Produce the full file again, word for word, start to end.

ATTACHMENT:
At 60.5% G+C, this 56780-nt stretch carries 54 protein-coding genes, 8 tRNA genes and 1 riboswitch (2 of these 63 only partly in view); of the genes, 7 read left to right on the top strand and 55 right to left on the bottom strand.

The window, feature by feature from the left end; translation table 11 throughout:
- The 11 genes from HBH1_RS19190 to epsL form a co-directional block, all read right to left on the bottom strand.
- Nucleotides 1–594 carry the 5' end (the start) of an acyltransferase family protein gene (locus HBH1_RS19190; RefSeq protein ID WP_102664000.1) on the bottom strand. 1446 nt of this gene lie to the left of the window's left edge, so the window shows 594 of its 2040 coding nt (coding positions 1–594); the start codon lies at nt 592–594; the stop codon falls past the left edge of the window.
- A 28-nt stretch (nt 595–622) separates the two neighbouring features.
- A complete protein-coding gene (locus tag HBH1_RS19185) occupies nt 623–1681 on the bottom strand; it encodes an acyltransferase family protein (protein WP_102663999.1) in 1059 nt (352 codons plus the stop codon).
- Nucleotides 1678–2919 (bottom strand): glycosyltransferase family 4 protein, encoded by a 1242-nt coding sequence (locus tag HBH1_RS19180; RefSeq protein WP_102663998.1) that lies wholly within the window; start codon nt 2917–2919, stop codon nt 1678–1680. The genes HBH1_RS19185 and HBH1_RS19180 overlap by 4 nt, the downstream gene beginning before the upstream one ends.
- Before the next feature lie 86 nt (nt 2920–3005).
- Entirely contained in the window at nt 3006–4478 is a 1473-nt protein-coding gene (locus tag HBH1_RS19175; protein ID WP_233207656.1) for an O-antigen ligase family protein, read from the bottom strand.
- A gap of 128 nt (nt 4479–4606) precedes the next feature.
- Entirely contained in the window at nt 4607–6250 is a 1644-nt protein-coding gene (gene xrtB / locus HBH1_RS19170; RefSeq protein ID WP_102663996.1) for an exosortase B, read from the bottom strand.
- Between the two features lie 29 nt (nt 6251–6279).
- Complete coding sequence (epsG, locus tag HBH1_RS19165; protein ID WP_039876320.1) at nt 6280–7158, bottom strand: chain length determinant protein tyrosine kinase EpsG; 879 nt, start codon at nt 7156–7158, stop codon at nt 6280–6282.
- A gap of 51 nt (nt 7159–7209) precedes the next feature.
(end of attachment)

At 60.5% G+C, this 56780-nt stretch carries 54 protein-coding genes, 8 tRNA genes and 1 riboswitch (2 of these 63 only partly in view); of the genes, 7 read left to right on the top strand and 55 right to left on the bottom strand.

The window, feature by feature from the left end; translation table 11 throughout:
- The 11 genes from HBH1_RS19190 to epsL form a co-directional block, all read right to left on the bottom strand.
- Nucleotides 1–594 carry the 5' end (the start) of an acyltransferase family protein gene (locus HBH1_RS19190; RefSeq protein ID WP_102664000.1) on the bottom strand. 1446 nt of this gene lie to the left of the window's left edge, so the window shows 594 of its 2040 coding nt (coding positions 1–594); the start codon lies at nt 592–594; the stop codon falls past the left edge of the window.
- A 28-nt stretch (nt 595–622) separates the two neighbouring features.
- A complete protein-coding gene (locus tag HBH1_RS19185) occupies nt 623–1681 on the bottom strand; it encodes an acyltransferase family protein (protein WP_102663999.1) in 1059 nt (352 codons plus the stop codon).
- Nucleotides 1678–2919 (bottom strand): glycosyltransferase family 4 protein, encoded by a 1242-nt coding sequence (locus tag HBH1_RS19180; RefSeq protein WP_102663998.1) that lies wholly within the window; start codon nt 2917–2919, stop codon nt 1678–1680. The genes HBH1_RS19185 and HBH1_RS19180 overlap by 4 nt, the downstream gene beginning before the upstream one ends.
- Before the next feature lie 86 nt (nt 2920–3005).
- Entirely contained in the window at nt 3006–4478 is a 1473-nt protein-coding gene (locus tag HBH1_RS19175; protein ID WP_233207656.1) for an O-antigen ligase family protein, read from the bottom strand.
- A gap of 128 nt (nt 4479–4606) precedes the next feature.
- Entirely contained in the window at nt 4607–6250 is a 1644-nt protein-coding gene (gene xrtB / locus HBH1_RS19170; RefSeq protein ID WP_102663996.1) for an exosortase B, read from the bottom strand.
- Between the two features lie 29 nt (nt 6251–6279).
- Complete coding sequence (epsG, locus tag HBH1_RS19165; protein ID WP_039876320.1) at nt 6280–7158, bottom strand: chain length determinant protein tyrosine kinase EpsG; 879 nt, start codon at nt 7156–7158, stop codon at nt 6280–6282.
- A gap of 51 nt (nt 7159–7209) precedes the next feature.